Discovery Communications has grabbed the media rights to the next four Olympics — Winter and Summer — for most of Europe, it was announced Monday.

The $1.48 billion deal gives Discovery the rights in 50 European countries and territories to broadcast, digital, pay-TV and mobile for the 2018 Winter Games in PyeongChang, South Korea, and the 2020 Summer Games in Tokyo, as well as Winter and Summer Games in 2022 and 2024, the sites for which have yet to be determined.

The deal excludes France and Britain in 2018 and 2020, where deals had already been struck, but covers those nations for 2022 and 2024. This deal also excludes the Russian Federation.

Discovery, which is based in Silver Spring, operates a Eurosport channel as well as some online operations. While Olympic programming will likely be carried on those outlets, Discovery is expected to sell the rights to European broadcasters, who will, in turn, localize the broadcasts for their own audiences.

In comparison to the deal that NBC struck with the International Olympic Committee last year to renew their longstanding pact for $7.65 billion through 2032, Discovery got a relatively good deal, though it should be noted that the deal’s value without Britain and France is significantly smaller than if those two countries were included.

Discovery President and chief executive David Zaslav told Sports Business Daily that he enlisted the help of former NBC Sports president Dick Ebersol in making connections with the IOC.

Ebersol, who ran NBC Sports for 22 years, engineered a number of deals with the IOC which gave the network exclusive control of American Olympic telecasts for more than 20 years.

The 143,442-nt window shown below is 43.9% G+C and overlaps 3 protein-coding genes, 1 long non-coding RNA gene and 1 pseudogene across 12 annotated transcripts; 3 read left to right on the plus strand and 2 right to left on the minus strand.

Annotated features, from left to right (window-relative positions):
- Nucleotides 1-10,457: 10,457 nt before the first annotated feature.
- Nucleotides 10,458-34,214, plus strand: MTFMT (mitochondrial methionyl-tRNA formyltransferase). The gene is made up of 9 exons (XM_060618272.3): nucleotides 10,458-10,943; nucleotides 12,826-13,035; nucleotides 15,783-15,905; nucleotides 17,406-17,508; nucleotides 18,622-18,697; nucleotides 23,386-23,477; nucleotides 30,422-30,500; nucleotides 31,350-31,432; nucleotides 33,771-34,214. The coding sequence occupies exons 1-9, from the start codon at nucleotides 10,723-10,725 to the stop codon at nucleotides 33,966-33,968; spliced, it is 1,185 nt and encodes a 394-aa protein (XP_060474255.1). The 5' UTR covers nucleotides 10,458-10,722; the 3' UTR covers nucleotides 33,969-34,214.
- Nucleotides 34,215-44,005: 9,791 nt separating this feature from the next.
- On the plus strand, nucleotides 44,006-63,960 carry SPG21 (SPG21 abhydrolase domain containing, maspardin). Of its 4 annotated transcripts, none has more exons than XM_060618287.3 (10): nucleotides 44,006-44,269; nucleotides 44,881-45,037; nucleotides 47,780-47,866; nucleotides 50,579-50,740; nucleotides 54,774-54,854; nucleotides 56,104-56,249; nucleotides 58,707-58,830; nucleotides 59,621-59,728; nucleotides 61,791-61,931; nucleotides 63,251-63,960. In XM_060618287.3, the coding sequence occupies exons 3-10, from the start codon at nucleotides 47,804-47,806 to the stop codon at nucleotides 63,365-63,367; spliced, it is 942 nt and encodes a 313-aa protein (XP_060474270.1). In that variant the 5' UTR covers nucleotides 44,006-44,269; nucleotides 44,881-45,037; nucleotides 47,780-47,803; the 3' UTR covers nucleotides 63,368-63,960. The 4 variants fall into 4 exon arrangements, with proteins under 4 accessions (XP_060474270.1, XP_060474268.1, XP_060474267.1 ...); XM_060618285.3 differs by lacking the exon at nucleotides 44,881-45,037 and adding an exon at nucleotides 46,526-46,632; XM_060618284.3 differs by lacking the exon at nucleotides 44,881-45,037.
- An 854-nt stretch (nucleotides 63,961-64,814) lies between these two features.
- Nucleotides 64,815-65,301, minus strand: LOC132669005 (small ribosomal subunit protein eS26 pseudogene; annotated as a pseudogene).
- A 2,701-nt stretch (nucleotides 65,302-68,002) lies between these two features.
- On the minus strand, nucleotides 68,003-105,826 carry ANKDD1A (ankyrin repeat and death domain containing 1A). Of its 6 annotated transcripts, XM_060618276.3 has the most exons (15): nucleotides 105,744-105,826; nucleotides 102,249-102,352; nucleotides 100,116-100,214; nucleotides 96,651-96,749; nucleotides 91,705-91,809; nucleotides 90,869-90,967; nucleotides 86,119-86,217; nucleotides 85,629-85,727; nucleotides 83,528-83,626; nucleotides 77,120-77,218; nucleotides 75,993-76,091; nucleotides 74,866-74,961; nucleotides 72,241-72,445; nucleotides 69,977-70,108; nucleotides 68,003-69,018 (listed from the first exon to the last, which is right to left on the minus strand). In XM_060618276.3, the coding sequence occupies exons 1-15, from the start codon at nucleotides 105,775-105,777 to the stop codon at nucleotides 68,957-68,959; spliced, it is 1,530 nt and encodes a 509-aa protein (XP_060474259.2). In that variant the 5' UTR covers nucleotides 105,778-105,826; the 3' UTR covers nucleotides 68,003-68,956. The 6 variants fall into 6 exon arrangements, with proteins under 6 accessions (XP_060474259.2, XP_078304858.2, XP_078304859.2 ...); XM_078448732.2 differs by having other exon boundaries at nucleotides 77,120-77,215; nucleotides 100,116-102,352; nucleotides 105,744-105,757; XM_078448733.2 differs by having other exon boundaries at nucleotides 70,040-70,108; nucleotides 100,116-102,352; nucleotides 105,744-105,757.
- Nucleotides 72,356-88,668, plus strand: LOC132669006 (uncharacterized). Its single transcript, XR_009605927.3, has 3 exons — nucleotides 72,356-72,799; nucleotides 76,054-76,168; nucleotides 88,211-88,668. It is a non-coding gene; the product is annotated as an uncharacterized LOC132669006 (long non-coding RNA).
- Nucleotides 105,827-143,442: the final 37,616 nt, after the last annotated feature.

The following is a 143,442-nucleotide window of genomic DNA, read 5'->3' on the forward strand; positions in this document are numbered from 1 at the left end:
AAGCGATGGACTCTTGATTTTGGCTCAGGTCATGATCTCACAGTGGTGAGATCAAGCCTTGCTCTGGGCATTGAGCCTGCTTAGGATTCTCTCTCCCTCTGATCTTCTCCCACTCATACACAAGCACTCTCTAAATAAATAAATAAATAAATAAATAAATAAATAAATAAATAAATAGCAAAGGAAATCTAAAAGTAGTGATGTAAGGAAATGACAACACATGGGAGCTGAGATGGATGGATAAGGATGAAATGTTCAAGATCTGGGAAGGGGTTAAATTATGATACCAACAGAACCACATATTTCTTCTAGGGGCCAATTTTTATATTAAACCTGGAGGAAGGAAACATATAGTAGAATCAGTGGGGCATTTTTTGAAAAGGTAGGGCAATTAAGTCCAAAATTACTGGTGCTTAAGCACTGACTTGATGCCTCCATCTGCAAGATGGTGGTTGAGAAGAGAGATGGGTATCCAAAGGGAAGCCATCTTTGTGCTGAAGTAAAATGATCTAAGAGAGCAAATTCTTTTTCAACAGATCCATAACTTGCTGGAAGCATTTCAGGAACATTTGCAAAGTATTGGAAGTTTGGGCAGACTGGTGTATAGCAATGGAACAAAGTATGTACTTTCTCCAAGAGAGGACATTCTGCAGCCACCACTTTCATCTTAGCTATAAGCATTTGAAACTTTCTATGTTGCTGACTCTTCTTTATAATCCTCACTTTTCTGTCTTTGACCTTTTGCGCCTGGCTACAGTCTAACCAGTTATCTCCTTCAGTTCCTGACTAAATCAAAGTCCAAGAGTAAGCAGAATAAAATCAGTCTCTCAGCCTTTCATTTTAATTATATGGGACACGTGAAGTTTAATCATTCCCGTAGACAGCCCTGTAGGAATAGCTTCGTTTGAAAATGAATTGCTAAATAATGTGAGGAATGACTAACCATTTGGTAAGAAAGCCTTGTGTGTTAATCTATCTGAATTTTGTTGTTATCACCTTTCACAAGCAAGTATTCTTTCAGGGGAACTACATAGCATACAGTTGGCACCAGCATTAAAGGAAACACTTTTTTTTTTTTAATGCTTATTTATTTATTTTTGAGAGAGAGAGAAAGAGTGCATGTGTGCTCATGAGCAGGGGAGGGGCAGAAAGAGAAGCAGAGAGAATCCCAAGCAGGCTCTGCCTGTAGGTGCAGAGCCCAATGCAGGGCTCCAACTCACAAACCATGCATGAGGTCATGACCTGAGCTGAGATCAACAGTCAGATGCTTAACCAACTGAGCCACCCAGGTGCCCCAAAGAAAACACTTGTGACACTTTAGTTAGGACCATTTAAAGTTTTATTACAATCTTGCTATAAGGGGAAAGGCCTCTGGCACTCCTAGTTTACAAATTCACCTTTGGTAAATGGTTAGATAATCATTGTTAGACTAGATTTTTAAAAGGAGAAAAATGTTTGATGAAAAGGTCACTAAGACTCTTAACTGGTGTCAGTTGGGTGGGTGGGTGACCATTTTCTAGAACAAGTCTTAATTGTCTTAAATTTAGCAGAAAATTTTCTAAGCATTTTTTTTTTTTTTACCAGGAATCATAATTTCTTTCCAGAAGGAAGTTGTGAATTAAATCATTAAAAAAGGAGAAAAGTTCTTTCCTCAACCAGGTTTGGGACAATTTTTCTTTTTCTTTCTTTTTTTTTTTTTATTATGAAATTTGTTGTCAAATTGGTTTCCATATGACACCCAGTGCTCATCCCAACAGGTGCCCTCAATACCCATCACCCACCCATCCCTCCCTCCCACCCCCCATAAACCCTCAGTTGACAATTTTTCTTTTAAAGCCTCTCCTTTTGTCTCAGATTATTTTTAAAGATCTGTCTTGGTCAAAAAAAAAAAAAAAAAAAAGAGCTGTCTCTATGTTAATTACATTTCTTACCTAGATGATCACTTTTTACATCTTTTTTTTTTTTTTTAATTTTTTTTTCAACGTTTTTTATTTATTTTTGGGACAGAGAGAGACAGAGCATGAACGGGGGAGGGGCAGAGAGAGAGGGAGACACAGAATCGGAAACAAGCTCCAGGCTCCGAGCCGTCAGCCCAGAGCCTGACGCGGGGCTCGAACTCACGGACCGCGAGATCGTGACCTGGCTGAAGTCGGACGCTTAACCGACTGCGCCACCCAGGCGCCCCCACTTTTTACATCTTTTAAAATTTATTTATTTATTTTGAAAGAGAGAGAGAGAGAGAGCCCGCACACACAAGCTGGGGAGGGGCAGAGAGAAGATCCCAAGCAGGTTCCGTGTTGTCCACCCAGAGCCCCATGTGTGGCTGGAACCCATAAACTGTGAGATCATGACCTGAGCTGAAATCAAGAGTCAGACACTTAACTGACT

It’s unlikely that Discovery’s new deal with the IOC will be as transformational as the contracts that NBC has struck to forge a relationship that goes back to 1988 and will run for more than 40 years.

Still, the deal will make Discovery, which pledged to place 200 hours of Summer Olympic television and 100 hours of Winter Olympic telecasts on free over-the-air television, a bigger player in Europe going forward.

“Today is a historic day,” Zaslav said. “This new partnership is an exciting win for European sports fans as we will deliver record amounts of content across platforms to ensure the Olympic flame burns bright all year long.”

Discovery, which bought Eurosport last year for $345 million, will also partner with the IOC to help develop a Olympic TV channel that is scheduled to launch next year and will be distributed throughout the continent.

“Above all, this agreement ensures that sports fans in Europe will be able to enjoy excellent coverage of the Olympic Games and Olympic sports, both during and outside Games time, on their platform of choice,” IOC President Thomas Bach said in a statement.